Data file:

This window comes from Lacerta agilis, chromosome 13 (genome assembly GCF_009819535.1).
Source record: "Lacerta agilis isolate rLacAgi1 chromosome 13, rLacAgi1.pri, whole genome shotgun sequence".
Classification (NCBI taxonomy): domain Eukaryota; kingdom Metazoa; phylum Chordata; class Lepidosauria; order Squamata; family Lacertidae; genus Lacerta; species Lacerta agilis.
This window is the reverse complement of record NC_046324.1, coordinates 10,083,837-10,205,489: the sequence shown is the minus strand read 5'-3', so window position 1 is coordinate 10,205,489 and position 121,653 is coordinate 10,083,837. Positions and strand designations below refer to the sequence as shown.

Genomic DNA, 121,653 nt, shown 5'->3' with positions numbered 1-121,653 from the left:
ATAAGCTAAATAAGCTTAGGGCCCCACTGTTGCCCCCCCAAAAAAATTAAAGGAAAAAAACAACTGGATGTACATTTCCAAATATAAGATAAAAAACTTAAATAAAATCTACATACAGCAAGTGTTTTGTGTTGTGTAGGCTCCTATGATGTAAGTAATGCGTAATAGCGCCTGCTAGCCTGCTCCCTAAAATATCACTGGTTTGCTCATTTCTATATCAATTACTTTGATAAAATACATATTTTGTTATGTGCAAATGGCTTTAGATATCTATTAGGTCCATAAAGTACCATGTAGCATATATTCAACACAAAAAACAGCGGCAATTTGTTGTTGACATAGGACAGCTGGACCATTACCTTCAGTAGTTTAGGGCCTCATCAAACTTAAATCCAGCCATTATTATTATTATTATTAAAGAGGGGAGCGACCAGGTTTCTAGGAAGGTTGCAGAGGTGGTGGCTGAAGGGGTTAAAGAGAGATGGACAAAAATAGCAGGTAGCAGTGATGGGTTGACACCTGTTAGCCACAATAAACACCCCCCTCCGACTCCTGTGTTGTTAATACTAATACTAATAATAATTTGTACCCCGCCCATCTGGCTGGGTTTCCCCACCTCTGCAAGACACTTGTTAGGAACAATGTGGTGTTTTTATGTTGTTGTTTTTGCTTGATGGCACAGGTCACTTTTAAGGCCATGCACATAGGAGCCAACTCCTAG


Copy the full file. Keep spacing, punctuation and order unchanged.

This window comes from Lacerta agilis, chromosome 13 (genome assembly GCF_009819535.1).
Source record: "Lacerta agilis isolate rLacAgi1 chromosome 13, rLacAgi1.pri, whole genome shotgun sequence".
Classification (NCBI taxonomy): domain Eukaryota; kingdom Metazoa; phylum Chordata; class Lepidosauria; order Squamata; family Lacertidae; genus Lacerta; species Lacerta agilis.
This window is the reverse complement of record NC_046324.1, coordinates 10,083,837-10,205,489: the sequence shown is the minus strand read 5'-3', so window position 1 is coordinate 10,205,489 and position 121,653 is coordinate 10,083,837. Positions and strand designations below refer to the sequence as shown.

Genomic DNA, 121,653 nt, shown 5'->3' with positions numbered 1-121,653 from the left:
ATAAGCTAAATAAGCTTAGGGCCCCACTGTTGCCCCCCCAAAAAAATTAAAGGAAAAAAACAACTGGATGTACATTTCCAAATATAAGATAAAAAACTTAAATAAAATCTACATACAGCAAGTGTTTTGTGTTGTGTAGGCTCCTATGATGTAAGTAATGCGTAATAGCGCCTGCTAGCCTGCTCCCTAAAATATCACTGGTTTGCTCATTTCTATATCAATTACTTTGATAAAATACATATTTTGTTATGTGCAAATGGCTTTAGATATCTATTAGGTCCATAAAGTACCATGTAGCATATATTCAACACAAAAAACAGCGGCAATTTGTTGTTGACATAGGACAGCTGGACCATTACCTTCAGTAGTTTAGGGCCTCATCAAACTTAAATCCAGCCATTATTATTATTATTATTAAAGAGGGGAGCGACCAGGTTTCTAGGAAGGTTGCAGAGGTGGTGGCTGAAGGGGTTAAAGAGAGATGGACAAAAATAGCAGGTAGCAGTGATGGGTTGACACCTGTTAGCCACAATAAACACCCCCCTCCGACTCCTGTGTTGTTAATACTAATACTAATAATAATTTGTACCCCGCCCATCTGGCTGGGTTTCCCCACCTCTGCAAGACACTTGTTAGGAACAATGTGGTGTTTTTATGTTGTTGTTTTTGCTTGATGGCACAGGTCACTTTTAAGGCCATGCACATAGGAGCCAACTCCTAG